13 14 15 16 17 18 19 20 21 22 23 24 12 11 10 9 8 7 6 5 4 3 2 1
Position 2.
17 point match
Black 11, White 14
Black owns the cube at 2
In Position 2, Black is on roll trailing 14–11 in a 17-point match and he owns a 2-cube. Should he redouble on the come? Most good players would automatically redouble, figuring that things would be pretty grim if they missed, so they might as well gamble. Let's run it through the analysis. First, we must make some assessments about the position. I estimate that Black is about even money to get off the gammon if he doesn't hit, and that if he hits and has to play the game to a conclusion he will win 80% of the time (if you disagree substantially with these estimates, your final conclusions may also be different). Suppose Black doubles. He must hit, probability 11/36, then he must win, probability .8, and this gives him a 15–14 lead for an equtiy of .59. Consequently, equity in doubling is 11/36 × .8 × .59 = .144. Suppose Black holds the cube. Now a hit (11/36) is a win (since White must then drop the redouble) for a 13–14 deficit and an equity of .40, and a miss (25/36) leaves him a 50-50 shot at trailling 11–16 with an equity of .10. So Black's total equity in holding the cube is 11/36 × .40 + 25/36 × 1/2 × .10 = .157. Therefore it is correct for Black to hold the cube, and those experts who doubled would be sacrificing an additional 1.3% of their already slim chances.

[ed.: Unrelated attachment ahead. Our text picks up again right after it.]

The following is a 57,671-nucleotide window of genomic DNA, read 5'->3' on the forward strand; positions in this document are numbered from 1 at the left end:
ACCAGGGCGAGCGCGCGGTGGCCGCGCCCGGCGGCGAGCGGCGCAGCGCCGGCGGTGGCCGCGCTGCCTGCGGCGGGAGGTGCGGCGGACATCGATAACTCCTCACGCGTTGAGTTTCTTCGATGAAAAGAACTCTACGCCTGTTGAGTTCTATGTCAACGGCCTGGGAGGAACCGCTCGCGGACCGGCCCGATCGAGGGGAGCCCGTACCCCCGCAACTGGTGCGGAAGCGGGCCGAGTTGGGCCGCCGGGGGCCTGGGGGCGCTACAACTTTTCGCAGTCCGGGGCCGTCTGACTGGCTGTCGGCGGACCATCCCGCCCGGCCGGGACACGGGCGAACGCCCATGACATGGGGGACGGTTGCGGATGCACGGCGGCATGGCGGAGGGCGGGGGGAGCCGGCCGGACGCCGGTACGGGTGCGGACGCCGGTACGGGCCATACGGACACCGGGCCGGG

It might seem difficult to make these calculations in your head at the table, but it must be done. The match equity table can be learned easily, and even a rough approximation in the calcultions will often prevent gross blunders. The importance of doing this is shown in the following example (Position 3) which came up in the finals of the jackpot tournament in Monte Carlo.
 13 14 15 16 17 18 19 20 21 22 23 24 12 11 10 9 8 7 6 5 4 3 2 1
Position 3.
13 point match
Black 1, White 6
Black owns the cube at 4
A dull race, each side having 50 pips to go. What made it interesting was the I was Black, on roll, behind 6–1 in a 13-point match, and I owned a 4-cube. Needless to say, there was a lot of money at stake. Should I make it 8? If the game is played to completion I will win about 60% of the time. If I hold the cube the figure goes up to about 70% due to the cube leverage. Being behind 10–1 my equity would be about 7%. If I double, 40% of the time I lose, 60% of the time I have a 9–6 lead for equity of .72, so my equity in doubling is .72 × .60 = .432. If I hold the cube, 30% of the time I am behind 10–1 with equity of .07, 70% of the time I am behind 6–5 with equity .43, so my equity in holding the cube is .07 × .30 + .43 × .70 = .322. So even if some of the estimates are off by quite a bit doubling is still clear-cut. In practice I made the mistake of waiting a roll (and most good players I talked to afterward agreed with this action!), I outrolled my opponent on the next roll and doubled him out, but then went on to lose the match. There is no way to know what would have happened, of course, but I sure would like to be able to go back and send that 8-cube over!

 More articles by Kit Woolsey More articles on match equity Return to:  Backgammon Galore